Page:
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Thursday, October 27th, 2011
Another type of ground subsidence that commonly occurs in Colorado is the settlement and ground collapse that occurs in certain types of geologically recent, unconsolidated sediments - usually referred to as soils by engineers and contractors. This group of soils that can rapidly settle or collapse the ground is known as collapsible soils. Ground settlement can damage man-made structures such as foundations, pavements, concrete slabs, utilities, and irrigation works.
Hydrocompactive soil is the most common type of collapsible soil. The term hydro – implies the introduction or presence of water, and compaction – the resultant compaction of the soils once they become wet. Hydrocompactive soil forms in semi-arid to arid climates in the western US and large parts of Colorado in specific depositional environments. It is characterized by low density and low moisture contents. The soil grains in this dry soil are not packed tightly together. Instead, the grains are precariously stacked, like a house of cards. This loose soil skeletal fabric is preserved because the grains are “tack-welded” to each other by clay and silt buttresses, soil suction pressures, and other sensitive binding agents that all have one thing in common; they are water sensitive. While strong in a dry state (commonly referred to as meta-stable state), the introduction of water into these dry soils causes the “tack-welding” binding agents to quickly break, soften, disperse, or dissolve. The larger soil grains then shift and shear against each other to re-orient into a denser configuration. This relatively rapid densification of the soil causes a net volume loss of the soil deposit, which is manifested at the ground surface as subsidence or settlement (see diagram at upper right).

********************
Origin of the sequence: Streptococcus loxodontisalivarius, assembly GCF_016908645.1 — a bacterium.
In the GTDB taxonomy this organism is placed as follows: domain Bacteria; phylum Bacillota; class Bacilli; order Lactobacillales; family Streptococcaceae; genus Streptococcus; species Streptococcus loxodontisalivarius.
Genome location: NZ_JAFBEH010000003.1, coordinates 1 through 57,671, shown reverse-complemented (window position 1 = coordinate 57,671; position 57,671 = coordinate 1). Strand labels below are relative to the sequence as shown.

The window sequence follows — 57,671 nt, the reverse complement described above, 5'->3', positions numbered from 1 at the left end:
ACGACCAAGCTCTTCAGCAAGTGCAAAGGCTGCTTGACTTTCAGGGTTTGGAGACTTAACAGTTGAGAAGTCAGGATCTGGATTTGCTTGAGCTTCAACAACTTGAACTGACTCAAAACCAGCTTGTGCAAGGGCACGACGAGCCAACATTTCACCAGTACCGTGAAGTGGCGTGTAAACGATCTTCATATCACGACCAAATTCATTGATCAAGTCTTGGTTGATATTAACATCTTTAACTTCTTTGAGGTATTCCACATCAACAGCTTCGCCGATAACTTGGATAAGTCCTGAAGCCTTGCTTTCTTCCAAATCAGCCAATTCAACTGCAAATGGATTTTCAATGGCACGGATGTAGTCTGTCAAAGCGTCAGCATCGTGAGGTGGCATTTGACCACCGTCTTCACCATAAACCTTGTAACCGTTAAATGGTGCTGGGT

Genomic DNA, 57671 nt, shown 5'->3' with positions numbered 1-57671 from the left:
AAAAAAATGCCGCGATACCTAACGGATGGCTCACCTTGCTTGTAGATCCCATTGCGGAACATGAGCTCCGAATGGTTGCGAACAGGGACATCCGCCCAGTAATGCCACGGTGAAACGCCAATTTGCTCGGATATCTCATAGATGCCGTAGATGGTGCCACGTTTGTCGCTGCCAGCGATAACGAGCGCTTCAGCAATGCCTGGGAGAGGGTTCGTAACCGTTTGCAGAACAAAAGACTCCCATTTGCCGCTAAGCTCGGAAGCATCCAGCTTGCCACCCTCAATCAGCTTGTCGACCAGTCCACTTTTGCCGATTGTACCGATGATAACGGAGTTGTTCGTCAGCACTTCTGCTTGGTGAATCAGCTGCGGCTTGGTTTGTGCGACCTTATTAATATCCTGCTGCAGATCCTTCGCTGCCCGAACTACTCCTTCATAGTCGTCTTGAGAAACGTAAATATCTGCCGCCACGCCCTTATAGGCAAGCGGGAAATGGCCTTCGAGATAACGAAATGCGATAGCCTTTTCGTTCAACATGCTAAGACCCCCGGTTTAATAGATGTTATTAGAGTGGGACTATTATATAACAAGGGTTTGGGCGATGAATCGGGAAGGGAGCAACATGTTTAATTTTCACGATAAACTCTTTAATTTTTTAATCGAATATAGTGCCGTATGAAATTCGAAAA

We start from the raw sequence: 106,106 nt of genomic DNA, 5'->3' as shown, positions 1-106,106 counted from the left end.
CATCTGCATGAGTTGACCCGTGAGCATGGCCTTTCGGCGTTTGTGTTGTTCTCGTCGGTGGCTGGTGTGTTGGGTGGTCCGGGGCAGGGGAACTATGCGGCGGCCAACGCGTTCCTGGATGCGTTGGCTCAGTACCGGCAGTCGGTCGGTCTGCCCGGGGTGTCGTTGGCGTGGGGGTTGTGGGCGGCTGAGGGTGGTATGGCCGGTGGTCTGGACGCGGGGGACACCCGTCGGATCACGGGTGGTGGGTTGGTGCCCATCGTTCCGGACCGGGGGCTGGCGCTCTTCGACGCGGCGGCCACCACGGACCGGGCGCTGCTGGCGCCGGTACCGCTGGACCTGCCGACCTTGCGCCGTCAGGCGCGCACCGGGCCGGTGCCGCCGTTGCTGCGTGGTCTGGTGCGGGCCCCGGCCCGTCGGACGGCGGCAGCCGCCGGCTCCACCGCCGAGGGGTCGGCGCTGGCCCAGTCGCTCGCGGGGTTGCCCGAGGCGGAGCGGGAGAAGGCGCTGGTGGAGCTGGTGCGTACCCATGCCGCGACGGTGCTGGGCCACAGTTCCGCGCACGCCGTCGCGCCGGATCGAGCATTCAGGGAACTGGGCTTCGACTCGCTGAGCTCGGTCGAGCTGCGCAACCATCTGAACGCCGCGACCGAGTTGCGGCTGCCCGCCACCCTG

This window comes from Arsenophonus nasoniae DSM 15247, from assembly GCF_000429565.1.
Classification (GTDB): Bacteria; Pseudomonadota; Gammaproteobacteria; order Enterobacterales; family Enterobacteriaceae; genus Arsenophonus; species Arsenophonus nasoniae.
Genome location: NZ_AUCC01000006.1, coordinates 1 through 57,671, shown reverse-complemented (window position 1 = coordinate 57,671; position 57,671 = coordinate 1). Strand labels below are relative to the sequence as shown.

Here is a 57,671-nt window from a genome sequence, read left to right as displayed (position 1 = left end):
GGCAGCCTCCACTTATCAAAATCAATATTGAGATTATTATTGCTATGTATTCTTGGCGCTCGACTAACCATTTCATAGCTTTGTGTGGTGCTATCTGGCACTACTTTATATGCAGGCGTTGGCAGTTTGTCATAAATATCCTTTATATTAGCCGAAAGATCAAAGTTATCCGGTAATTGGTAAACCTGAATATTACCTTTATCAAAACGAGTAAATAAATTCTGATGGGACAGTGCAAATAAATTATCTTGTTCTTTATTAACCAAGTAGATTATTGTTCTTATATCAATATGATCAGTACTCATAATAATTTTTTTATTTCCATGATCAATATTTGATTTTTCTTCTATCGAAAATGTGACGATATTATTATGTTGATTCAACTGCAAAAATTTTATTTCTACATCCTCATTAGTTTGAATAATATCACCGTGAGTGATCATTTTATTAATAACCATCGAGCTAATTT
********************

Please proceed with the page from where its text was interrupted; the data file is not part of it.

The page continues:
Ground settlements from the adverse saturation of thick collapse-prone soils have been documented at over 6 feet. The location shown in the photo at right is on an alluvial fan in the town of Meeker where regional settlements have exceeded 4 feet.
This hazard was recognized in western Colorado in the 1890s when raw land was first irrigated. It remains one of the primary geologic hazards that damage home foundations in the region.
For more information on collapsible soils, see the CGS publication, “Collapsible Soils in Colorado,” the 2009 winner of the John C. Frye Award in Environmental Geology from the Geological Society of America and the Association of American State Geologists.
There are other, less common, types of collapsible soils in Colorado.